See also: All About Roots
1. Forget the chemicals. Organic soils encourage a greater balance and diversity of microbes to serve plants and better control pathogens.
2. Add organic matter. Compost, cover crops, manure, and mulches offer a habitat beneficial to soil creatures. The microbes that specialize in decomposing organic matter will unlock the nutrients in these materials to fertilize your plants.
3. Rethink the tiller. Tilling disrupts soil communities and destroys fungal networks.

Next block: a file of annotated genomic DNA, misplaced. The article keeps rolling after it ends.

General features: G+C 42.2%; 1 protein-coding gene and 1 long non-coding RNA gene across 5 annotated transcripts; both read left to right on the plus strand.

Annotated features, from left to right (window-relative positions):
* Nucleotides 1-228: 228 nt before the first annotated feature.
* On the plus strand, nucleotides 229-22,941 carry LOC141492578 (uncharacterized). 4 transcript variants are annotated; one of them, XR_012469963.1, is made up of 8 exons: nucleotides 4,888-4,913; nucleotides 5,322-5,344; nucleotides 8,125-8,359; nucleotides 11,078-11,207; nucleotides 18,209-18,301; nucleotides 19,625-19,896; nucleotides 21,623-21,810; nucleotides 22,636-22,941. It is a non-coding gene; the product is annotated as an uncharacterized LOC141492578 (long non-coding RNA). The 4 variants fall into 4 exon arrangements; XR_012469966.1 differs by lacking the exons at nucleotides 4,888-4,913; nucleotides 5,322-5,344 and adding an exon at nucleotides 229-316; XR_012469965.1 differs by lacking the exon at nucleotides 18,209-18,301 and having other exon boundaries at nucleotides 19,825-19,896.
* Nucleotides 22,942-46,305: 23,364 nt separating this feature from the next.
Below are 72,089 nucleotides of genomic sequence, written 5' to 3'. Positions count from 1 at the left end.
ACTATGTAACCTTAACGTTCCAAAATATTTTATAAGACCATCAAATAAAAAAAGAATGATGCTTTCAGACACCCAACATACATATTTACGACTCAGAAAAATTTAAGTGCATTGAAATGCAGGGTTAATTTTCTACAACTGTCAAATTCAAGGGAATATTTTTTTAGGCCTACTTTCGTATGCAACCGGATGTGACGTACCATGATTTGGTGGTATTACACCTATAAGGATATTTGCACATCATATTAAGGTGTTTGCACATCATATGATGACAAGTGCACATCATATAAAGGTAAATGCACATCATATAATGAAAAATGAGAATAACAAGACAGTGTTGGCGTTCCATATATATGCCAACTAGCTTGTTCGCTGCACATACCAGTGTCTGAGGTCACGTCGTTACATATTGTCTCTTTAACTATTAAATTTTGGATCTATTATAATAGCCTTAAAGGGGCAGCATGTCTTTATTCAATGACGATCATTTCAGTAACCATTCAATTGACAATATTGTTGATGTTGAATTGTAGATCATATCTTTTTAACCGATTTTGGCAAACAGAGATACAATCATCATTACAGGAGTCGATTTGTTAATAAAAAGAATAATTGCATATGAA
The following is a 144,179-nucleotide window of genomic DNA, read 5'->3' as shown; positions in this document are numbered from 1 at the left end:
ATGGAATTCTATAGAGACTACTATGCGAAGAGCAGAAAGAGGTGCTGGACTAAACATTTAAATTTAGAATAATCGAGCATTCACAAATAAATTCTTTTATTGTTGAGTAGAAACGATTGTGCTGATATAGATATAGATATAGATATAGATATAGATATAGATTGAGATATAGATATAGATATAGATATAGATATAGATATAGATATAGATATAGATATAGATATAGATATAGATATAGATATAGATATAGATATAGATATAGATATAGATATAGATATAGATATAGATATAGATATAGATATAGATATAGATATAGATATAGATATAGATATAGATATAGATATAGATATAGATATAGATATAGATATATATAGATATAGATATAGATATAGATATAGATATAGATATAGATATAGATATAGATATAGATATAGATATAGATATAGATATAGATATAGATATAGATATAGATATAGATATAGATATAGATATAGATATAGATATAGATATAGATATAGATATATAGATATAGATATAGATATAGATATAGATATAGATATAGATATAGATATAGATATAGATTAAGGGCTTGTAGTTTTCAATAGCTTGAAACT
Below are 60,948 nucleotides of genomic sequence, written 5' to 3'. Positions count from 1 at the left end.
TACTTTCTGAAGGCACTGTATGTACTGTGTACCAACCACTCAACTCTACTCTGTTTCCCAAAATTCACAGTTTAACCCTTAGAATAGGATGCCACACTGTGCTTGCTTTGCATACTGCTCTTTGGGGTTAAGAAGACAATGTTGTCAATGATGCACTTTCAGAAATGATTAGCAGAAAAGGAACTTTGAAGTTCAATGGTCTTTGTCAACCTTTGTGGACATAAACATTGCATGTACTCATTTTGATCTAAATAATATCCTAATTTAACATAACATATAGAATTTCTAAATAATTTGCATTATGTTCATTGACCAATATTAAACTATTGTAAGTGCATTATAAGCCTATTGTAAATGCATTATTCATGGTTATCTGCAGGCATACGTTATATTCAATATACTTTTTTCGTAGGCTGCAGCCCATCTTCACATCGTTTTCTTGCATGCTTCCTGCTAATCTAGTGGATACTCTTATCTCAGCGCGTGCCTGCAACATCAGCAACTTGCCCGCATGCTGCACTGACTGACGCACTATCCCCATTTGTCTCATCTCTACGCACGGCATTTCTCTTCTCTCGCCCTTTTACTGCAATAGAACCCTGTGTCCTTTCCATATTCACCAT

4. Consider heirloom vegetables. Try planting varieties that preceded the development of artificial fertilizers and pesticides. Just as some newer cultivars have less flavor or fewer nutrients, they also may have lost their ability to attract as many plant-supportive microbes.
5. Look forward to a future full of better garden plants. Breeding programs might eventually focus on developing those plants able to attract the microbes that help them become both beautiful and robust.